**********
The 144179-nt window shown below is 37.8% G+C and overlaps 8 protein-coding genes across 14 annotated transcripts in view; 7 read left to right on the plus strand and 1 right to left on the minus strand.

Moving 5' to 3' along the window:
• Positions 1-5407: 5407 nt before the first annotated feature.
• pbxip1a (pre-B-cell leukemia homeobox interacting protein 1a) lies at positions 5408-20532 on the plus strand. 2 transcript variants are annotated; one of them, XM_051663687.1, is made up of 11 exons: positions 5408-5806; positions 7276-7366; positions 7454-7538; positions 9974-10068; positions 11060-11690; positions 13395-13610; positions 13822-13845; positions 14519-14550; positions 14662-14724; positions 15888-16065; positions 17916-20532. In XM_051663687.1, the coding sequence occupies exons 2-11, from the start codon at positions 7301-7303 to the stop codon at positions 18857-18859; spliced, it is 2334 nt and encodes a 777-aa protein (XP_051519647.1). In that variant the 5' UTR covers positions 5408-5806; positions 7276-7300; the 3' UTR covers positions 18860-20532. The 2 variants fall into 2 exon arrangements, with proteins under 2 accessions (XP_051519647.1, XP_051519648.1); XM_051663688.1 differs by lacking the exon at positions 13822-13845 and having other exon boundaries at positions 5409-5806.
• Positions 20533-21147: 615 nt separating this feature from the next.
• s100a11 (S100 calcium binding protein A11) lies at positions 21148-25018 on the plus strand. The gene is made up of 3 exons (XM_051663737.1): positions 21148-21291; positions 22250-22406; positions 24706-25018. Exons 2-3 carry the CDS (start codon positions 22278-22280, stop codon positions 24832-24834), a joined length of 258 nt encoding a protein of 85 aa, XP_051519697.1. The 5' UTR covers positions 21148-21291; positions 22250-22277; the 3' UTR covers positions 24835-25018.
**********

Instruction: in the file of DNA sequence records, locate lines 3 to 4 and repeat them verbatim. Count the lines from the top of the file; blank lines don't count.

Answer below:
• Positions 1-5407: 5407 nt before the first annotated feature.
• pbxip1a (pre-B-cell leukemia homeobox interacting protein 1a) lies at positions 5408-20532 on the plus strand. 2 transcript variants are annotated; one of them, XM_051663687.1, is made up of 11 exons: positions 5408-5806; positions 7276-7366; positions 7454-7538; positions 9974-10068; positions 11060-11690; positions 13395-13610; positions 13822-13845; positions 14519-14550; positions 14662-14724; positions 15888-16065; positions 17916-20532. In XM_051663687.1, the coding sequence occupies exons 2-11, from the start codon at positions 7301-7303 to the stop codon at positions 18857-18859; spliced, it is 2334 nt and encodes a 777-aa protein (XP_051519647.1). In that variant the 5' UTR covers positions 5408-5806; positions 7276-7300; the 3' UTR covers positions 18860-20532. The 2 variants fall into 2 exon arrangements, with proteins under 2 accessions (XP_051519647.1, XP_051519648.1); XM_051663688.1 differs by lacking the exon at positions 13822-13845 and having other exon boundaries at positions 5409-5806.